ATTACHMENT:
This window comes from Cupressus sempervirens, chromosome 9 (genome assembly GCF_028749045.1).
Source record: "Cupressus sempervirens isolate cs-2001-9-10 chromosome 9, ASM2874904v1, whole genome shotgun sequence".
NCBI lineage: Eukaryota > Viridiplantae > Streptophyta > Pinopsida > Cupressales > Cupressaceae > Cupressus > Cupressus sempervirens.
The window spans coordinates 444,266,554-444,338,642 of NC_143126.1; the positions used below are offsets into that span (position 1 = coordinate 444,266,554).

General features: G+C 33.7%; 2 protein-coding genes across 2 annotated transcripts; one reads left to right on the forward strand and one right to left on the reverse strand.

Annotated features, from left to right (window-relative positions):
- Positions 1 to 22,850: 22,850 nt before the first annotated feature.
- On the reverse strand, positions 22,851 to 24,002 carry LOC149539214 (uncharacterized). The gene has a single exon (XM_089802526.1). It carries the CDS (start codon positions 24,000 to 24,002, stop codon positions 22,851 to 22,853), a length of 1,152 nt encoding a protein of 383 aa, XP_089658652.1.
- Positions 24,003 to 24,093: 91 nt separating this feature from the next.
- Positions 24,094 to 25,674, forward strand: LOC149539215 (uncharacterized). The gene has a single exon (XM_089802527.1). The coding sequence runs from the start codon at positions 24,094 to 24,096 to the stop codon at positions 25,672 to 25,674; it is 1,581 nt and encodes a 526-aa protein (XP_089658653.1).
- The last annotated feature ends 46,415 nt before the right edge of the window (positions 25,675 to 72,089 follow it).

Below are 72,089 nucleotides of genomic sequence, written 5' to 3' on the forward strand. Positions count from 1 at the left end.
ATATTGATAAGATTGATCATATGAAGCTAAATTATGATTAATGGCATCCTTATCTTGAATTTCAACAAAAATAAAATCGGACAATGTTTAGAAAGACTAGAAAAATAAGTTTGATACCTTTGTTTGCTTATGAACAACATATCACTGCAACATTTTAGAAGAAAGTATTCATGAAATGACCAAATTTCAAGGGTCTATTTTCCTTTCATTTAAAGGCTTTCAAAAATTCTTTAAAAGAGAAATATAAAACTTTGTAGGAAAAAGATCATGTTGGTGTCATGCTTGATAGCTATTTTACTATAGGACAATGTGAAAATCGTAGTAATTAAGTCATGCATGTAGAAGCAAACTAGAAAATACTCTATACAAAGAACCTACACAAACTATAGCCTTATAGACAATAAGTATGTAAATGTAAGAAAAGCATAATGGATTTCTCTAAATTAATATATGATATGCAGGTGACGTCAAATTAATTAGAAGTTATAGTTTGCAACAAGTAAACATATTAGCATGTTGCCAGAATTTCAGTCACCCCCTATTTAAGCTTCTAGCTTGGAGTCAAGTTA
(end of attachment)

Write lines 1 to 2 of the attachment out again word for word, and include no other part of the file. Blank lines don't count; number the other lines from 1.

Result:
This window comes from Cupressus sempervirens, chromosome 9 (genome assembly GCF_028749045.1).
Source record: "Cupressus sempervirens isolate cs-2001-9-10 chromosome 9, ASM2874904v1, whole genome shotgun sequence".